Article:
- Plastic fruit and vegetable stickers: Remove all stickers before adding the vegetable and fruit skins to your compost. Ideally, choose fruits and vegetables without stickers. And, better still, grow unlabeled fruits and vegetables at home!
- Teabags: Most teabags contain some plastic within the net bag. Even those made of silk and cotton often have plastic netting in them to add strength. If you are adding teabags to your compost make sure to use certified compostable teabags. Alternatively, rip the teabags and empty only the tea leaves into your compost, or use loose leaved tea and skip the bags completely.
- Butchers paper: Paper used to wrap fish and meat may be waxed paper, though it often has a thin plastic film on one side. You can tell the difference if you tear it carefully and watch for the layer of plastic. Likewise, scratch it with your fingernail; the wax layer will sometimes scrape off. If in doubt, best to leave it out of your compost.
- Paper coffee cups: The same is true with paper coffee cups. These may be waxed or lined with paper. Sometimes coffee cups will be marked compostable. This often means that they are lined with a thin layer of compostable plastic. But beware, as this plastic will often only compost in industrial composting facilities. Again, best to keep these out of the compost.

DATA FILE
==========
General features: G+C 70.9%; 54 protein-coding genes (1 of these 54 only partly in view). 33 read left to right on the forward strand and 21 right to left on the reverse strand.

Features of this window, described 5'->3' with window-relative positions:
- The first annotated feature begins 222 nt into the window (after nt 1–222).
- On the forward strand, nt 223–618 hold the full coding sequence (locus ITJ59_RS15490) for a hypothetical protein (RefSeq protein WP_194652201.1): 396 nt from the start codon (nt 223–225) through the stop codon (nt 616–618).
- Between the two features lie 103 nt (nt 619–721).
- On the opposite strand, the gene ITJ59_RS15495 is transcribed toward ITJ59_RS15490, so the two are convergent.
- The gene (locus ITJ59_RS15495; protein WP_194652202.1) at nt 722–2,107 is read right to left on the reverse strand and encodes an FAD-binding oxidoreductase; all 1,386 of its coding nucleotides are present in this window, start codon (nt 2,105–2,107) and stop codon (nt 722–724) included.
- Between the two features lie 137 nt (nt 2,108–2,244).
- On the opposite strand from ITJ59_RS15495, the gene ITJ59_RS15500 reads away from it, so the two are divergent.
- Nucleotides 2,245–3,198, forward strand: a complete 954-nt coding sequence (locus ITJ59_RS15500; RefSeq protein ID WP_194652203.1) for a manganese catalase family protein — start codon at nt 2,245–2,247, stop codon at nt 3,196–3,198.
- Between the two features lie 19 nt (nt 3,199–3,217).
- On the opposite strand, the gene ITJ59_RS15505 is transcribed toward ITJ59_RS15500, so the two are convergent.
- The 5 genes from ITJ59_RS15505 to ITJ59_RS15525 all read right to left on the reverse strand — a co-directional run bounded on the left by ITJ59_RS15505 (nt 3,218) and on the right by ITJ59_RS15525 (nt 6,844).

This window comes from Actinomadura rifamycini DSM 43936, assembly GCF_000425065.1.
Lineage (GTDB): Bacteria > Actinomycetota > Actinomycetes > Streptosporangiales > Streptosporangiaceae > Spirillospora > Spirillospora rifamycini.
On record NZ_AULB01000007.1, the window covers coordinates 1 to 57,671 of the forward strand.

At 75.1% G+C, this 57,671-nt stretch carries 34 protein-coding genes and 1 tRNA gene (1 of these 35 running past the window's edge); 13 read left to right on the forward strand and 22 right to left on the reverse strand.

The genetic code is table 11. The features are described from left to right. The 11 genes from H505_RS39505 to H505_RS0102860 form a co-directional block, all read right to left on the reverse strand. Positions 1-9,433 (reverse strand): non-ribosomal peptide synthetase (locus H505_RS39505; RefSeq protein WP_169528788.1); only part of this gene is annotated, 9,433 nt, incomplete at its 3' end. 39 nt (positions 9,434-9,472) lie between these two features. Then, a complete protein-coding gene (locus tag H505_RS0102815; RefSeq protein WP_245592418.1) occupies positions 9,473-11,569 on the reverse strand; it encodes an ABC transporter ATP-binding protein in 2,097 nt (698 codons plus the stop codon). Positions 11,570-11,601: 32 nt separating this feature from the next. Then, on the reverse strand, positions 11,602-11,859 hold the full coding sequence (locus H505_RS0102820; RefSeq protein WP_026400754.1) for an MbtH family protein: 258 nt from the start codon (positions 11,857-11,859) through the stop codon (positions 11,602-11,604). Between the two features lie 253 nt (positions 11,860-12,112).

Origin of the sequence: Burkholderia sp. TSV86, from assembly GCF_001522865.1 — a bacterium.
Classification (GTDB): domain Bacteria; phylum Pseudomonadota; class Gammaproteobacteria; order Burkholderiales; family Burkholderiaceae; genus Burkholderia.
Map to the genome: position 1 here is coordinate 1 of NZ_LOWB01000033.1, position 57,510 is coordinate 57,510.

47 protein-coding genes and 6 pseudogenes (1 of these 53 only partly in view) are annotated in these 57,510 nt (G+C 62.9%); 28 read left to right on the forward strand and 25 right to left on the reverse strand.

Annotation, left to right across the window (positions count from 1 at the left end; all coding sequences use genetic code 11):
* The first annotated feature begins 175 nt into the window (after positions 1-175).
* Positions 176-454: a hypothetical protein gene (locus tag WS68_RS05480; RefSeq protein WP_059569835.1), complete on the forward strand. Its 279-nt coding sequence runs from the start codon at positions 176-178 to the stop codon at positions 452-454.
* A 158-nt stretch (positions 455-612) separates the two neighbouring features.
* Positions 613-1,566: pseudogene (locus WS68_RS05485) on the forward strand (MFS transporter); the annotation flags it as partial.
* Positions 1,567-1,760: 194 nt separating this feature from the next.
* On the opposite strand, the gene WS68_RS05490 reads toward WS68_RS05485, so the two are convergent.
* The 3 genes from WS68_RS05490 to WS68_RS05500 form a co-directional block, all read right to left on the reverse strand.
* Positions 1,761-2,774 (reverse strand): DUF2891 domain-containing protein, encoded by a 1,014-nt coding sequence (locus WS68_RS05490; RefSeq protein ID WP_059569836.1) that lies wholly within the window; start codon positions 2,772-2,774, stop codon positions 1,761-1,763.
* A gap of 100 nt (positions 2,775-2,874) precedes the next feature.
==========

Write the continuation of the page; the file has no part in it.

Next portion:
- Drier lint: Some people choose to collect and compost lint from their driers. Whilst this may seem preferable to putting it into the garbage, don’t forget that many clothes contain plastic. The lint in tumble driers will therefore contain plastic microfibers and should not be added to your compost unless all of your clothes are purely natural materials.
- Household dust: Similarly, sweepings from the floor and the contents of your vacuum cleaner will contain plastic microfibers from clothing, carpets and soft furnishings, as well as other airborne microplastics. Avoid adding household dust and sweepings to your compost.
2. Remove litter and garbage
Litter and garbage can blow into your garden, particularly at fence and hedge lines. Simply remove any windblown garbage to prevent the plastic becoming incorporated with your soil. Take particular care to remove garbage from raked leaves.
3. Avoid using plastic garden products
Another key way to prevent microplastics getting into your garden soil is to avoid using plastics in your garden. Common sources of plastic in the garden are:
- Plastic plant labels: There are lots of alternatives to plastic plant labels; wooden labels, rocks and metal labels are all readily available and can look great in any garden.
- Sod: Most turf sod contains fine netting. Avoid this by sowing lawn from seed or searching for a local supplier of no-net sod.
- Netting and garden twine: Most netting and garden twine are plastic, or contain plastic. Again, try to find alternatives, such as wooden trellising and natural twine made from 100% jute fiber.